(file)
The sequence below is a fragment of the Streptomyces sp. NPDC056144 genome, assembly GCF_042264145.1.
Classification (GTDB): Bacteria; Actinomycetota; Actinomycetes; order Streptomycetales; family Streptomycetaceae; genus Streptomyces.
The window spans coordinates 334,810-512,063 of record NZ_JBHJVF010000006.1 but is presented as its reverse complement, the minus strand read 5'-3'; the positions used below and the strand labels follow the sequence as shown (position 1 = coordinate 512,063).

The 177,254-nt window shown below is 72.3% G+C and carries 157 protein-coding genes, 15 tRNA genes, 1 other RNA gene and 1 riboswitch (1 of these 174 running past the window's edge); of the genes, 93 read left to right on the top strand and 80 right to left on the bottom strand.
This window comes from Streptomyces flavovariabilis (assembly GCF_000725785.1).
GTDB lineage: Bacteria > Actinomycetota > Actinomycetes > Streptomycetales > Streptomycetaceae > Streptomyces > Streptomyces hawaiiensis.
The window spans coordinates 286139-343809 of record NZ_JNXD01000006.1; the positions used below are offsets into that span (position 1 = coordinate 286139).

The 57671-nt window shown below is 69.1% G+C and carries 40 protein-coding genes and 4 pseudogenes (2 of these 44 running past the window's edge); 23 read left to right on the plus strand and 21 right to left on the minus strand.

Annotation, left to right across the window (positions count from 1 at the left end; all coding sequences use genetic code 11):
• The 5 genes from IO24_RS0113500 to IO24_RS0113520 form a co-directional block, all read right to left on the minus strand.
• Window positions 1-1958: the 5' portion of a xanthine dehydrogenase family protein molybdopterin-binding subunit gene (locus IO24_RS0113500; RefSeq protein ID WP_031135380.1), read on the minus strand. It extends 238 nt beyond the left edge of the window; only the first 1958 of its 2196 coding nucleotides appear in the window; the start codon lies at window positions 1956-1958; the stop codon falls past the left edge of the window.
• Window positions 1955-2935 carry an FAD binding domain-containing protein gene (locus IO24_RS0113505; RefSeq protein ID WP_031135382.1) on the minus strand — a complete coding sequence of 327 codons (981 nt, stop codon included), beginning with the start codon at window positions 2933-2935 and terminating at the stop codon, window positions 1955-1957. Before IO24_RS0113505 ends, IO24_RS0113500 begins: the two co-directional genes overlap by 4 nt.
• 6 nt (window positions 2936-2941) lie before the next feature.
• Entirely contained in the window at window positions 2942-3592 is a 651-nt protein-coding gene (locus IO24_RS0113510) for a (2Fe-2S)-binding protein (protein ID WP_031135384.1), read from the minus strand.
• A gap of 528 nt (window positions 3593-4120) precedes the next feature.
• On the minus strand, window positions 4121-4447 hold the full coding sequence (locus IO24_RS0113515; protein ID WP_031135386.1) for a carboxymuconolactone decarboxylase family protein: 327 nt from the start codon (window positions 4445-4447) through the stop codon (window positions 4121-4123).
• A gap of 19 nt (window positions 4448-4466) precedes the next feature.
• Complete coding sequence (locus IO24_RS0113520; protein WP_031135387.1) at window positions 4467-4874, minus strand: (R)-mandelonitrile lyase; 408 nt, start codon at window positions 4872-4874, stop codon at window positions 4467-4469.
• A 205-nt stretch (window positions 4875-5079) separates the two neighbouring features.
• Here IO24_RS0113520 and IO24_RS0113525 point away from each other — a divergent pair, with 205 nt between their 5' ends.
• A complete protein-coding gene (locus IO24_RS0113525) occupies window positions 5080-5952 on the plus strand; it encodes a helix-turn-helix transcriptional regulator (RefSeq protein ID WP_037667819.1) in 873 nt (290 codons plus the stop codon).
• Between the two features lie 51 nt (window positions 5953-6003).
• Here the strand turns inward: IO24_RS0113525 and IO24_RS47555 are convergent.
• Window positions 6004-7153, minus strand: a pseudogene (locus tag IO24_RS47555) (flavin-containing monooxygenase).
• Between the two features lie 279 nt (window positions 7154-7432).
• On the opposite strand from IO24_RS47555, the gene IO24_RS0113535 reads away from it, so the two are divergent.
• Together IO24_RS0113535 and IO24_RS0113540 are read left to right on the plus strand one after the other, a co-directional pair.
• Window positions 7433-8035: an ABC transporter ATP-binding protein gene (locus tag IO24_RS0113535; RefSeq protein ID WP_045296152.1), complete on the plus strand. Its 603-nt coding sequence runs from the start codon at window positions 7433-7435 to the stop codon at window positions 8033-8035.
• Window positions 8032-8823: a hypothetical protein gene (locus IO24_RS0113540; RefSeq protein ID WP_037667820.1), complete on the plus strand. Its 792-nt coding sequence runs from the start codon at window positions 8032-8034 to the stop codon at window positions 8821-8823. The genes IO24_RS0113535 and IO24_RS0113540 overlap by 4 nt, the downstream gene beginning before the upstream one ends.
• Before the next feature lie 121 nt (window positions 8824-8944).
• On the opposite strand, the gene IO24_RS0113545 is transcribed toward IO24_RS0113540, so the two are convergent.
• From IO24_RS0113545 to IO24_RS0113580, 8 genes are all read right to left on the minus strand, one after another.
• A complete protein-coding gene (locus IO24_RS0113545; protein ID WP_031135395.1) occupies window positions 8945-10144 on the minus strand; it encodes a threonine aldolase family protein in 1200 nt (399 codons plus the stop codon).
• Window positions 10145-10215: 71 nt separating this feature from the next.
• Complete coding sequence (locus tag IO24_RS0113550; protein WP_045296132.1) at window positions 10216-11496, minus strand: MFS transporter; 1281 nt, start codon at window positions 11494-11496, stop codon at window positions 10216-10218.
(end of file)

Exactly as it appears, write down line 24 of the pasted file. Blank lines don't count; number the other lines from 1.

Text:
• Window positions 6004-7153, minus strand: a pseudogene (locus tag IO24_RS47555) (flavin-containing monooxygenase).